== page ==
Listen In: Ahead of Amendment 2 Taking Effect on Thursday, UCF’s Amy Donley Unpacks Whether the $10 Minimum Wage is Enough for Struggling Floridians
The minimum wage in Florida will rise to $10 an hour on Thursday. That number will then increase a dollar a year until it hits $15 an hour in 2026.
WMFE spoke with University of Central Florida’s Amy Donley about whether that will be enough to help 1 in 5 local families out of poverty.
Read the full interview below.
Together Floridians raised the minimum wage. Over 600K people get a raise this week. This is just the first raise.
— John Morgan (@JohnMorganESQ) September 28, 2021
Danielle: You know, on Thursday, we’re going to have the minimum wage raise to $10 an hour. Do you think it’s enough?
Prof. Donley: Unfortunately, no. It’s of course, it’s it’s, it’s a good start, right, you know more money to make $10 an hour as opposed to $8.65. Sure, it’s a good thing. But it’s not enough, the gap is too high between income and rent for so many people that it’s not going to increase the stability of you know a lot of workers in our area.
Danielle: By 2026, we’re supposed to be up to at least $15 an hour, will that be quick enough for some workers, and maybe even $15 isn’t enough in this market?
Prof. Donley: Well without opportunities for people to enter the housing market, and to be able to not spend 40, 50, 60, 70% of their income just on their housing, you know, they’re not going to be able to get ahead. So if housing continues to increase, it’s gone up 13% rent has since the beginning of the year, if it continues at a pace like that, or even half of that pace $15 now or in 2026, is not going to be enough to increase the stability.
Danielle: How do these very low wages affect families and children in this area? In terms of just quality of life? What does it look like for a family whose struggling here?
Prof. Donley: Yeah, everything is difficult, right? And and it means a lot of pressure on the social service sector to really help families fill in the gaps. So food pantries, low-cost grocery programs, people having to spend a lot more time commuting to and from work because they have to rely on public transportation, they can’t afford their own car or can’t afford a reliable vehicle. You know, it, you have to make some really difficult choices when your priorities are staying in your home, keeping your lights on. So things like medical care, you know, get pushed aside, oftentimes increases in food insecurity. Because you have to prioritize everything. And most people put housing first, and then everything else falls in line. So the very bottom would be things like, you know, extracurricular activities for children, right, even getting to some of their quality of life issues. They can’t even be on the table for a lot of people because you have to focus so much on just meeting your basic needs.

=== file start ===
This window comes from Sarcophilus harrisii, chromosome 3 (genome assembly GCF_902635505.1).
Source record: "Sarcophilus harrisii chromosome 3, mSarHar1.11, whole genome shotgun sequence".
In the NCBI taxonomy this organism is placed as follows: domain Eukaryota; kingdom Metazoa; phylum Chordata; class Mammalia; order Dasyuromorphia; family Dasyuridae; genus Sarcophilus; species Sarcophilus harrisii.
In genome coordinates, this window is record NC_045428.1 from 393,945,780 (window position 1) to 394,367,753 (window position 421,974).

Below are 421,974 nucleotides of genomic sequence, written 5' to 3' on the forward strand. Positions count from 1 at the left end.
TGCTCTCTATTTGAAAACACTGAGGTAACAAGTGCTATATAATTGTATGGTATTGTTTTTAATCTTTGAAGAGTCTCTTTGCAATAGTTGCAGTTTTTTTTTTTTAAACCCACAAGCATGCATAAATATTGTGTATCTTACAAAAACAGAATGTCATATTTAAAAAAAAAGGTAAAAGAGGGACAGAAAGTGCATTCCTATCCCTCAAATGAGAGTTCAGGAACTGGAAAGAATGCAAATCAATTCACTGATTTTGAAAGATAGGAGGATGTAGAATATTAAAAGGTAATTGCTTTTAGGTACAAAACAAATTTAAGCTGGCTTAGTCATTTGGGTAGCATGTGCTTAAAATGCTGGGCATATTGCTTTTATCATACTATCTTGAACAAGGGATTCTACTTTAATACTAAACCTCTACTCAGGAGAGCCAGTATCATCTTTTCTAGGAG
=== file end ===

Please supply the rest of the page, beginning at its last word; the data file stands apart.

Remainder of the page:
Danielle: You know, my last question is, what are the stakes if we don’t fix this problem? Are we going to keep losing people from the state? Are we going to see, you know, a rise in other societal problems related to poverty? What are the stakes if we don’t kind of fix this quickly enough?
Prof. Donley: Right now, in the community, there’s a lot of funding through, you know, COVID-related funding, CARES funding, and there’s a real concern when that funding dissipates over the next, you know, year to two years, what what’s going to happen then is the need even going to be worse? Is the need almost being hidden by some of the temporary funding that is in place in the community? So things like evictions, an increase in homelessness, increase in food insecurity, right, all of the societal problems that we are concerned about, I mean, if there aren’t safeguards put in place for our workers, all these problems are going to continue to increase. And, you know, we are an economy built on on tourism and precarious work. And so we have to meet the needs of the people that are really generating the bulk of the economy.
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